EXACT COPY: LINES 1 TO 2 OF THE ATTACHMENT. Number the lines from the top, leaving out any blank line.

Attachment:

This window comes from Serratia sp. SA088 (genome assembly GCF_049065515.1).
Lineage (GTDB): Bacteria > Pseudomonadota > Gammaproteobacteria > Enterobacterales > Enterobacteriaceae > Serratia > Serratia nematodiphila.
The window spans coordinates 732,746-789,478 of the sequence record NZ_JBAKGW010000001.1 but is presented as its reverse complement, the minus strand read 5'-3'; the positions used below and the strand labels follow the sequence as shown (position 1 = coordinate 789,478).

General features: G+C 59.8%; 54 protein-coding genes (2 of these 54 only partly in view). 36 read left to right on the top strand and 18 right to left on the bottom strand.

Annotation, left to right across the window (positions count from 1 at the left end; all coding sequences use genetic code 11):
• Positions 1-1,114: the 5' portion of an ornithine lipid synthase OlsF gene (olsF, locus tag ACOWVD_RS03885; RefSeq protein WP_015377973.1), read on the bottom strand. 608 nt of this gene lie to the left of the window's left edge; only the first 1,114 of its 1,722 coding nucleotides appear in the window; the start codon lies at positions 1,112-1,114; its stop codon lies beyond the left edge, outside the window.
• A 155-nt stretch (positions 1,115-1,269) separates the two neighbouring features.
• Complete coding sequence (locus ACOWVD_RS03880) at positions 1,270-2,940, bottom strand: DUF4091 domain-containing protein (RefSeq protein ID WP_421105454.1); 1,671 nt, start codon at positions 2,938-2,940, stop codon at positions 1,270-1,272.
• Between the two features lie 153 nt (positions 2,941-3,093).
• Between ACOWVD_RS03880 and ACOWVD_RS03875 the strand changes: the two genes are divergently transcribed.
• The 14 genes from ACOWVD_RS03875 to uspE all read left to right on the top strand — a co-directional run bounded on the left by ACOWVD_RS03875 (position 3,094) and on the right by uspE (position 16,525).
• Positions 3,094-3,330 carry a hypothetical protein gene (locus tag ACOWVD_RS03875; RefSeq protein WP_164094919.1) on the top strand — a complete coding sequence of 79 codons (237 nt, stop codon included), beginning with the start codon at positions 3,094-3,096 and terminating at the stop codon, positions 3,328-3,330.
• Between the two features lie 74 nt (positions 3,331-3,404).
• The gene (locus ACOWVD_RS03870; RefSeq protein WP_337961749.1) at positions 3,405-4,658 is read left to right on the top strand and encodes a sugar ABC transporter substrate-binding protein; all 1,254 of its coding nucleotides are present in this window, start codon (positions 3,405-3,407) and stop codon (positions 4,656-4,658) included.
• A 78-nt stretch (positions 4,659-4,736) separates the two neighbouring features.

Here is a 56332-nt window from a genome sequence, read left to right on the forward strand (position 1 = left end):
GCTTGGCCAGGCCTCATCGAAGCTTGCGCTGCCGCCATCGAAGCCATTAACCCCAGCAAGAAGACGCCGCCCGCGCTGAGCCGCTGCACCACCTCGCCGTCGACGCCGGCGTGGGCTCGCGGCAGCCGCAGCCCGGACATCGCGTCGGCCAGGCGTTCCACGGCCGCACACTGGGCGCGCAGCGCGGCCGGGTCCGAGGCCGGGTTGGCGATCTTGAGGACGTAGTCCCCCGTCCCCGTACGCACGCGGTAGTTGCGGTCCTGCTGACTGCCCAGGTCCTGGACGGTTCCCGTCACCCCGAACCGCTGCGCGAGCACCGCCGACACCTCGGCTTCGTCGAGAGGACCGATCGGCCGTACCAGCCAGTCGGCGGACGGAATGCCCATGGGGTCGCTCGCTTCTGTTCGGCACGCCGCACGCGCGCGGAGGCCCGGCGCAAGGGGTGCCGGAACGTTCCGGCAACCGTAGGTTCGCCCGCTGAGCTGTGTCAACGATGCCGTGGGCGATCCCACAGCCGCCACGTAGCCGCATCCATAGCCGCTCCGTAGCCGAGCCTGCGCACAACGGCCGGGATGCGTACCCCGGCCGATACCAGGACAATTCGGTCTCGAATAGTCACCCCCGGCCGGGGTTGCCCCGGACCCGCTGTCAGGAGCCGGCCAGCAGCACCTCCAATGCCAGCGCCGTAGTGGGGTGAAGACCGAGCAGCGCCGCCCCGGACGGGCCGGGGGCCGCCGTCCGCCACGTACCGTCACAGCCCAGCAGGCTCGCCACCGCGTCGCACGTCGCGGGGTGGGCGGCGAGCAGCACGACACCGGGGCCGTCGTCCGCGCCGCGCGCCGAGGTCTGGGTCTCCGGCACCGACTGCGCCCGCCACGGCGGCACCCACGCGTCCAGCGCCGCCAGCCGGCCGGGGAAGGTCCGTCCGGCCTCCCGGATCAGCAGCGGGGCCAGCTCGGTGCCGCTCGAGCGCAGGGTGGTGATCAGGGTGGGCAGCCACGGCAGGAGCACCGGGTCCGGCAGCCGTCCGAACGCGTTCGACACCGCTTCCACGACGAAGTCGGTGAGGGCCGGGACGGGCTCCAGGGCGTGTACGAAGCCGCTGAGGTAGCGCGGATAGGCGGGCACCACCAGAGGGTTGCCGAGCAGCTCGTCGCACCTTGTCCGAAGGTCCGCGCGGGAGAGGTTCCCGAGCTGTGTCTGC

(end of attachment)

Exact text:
This window comes from Serratia sp. SA088 (genome assembly GCF_049065515.1).
Lineage (GTDB): Bacteria > Pseudomonadota > Gammaproteobacteria > Enterobacterales > Enterobacteriaceae > Serratia > Serratia nematodiphila.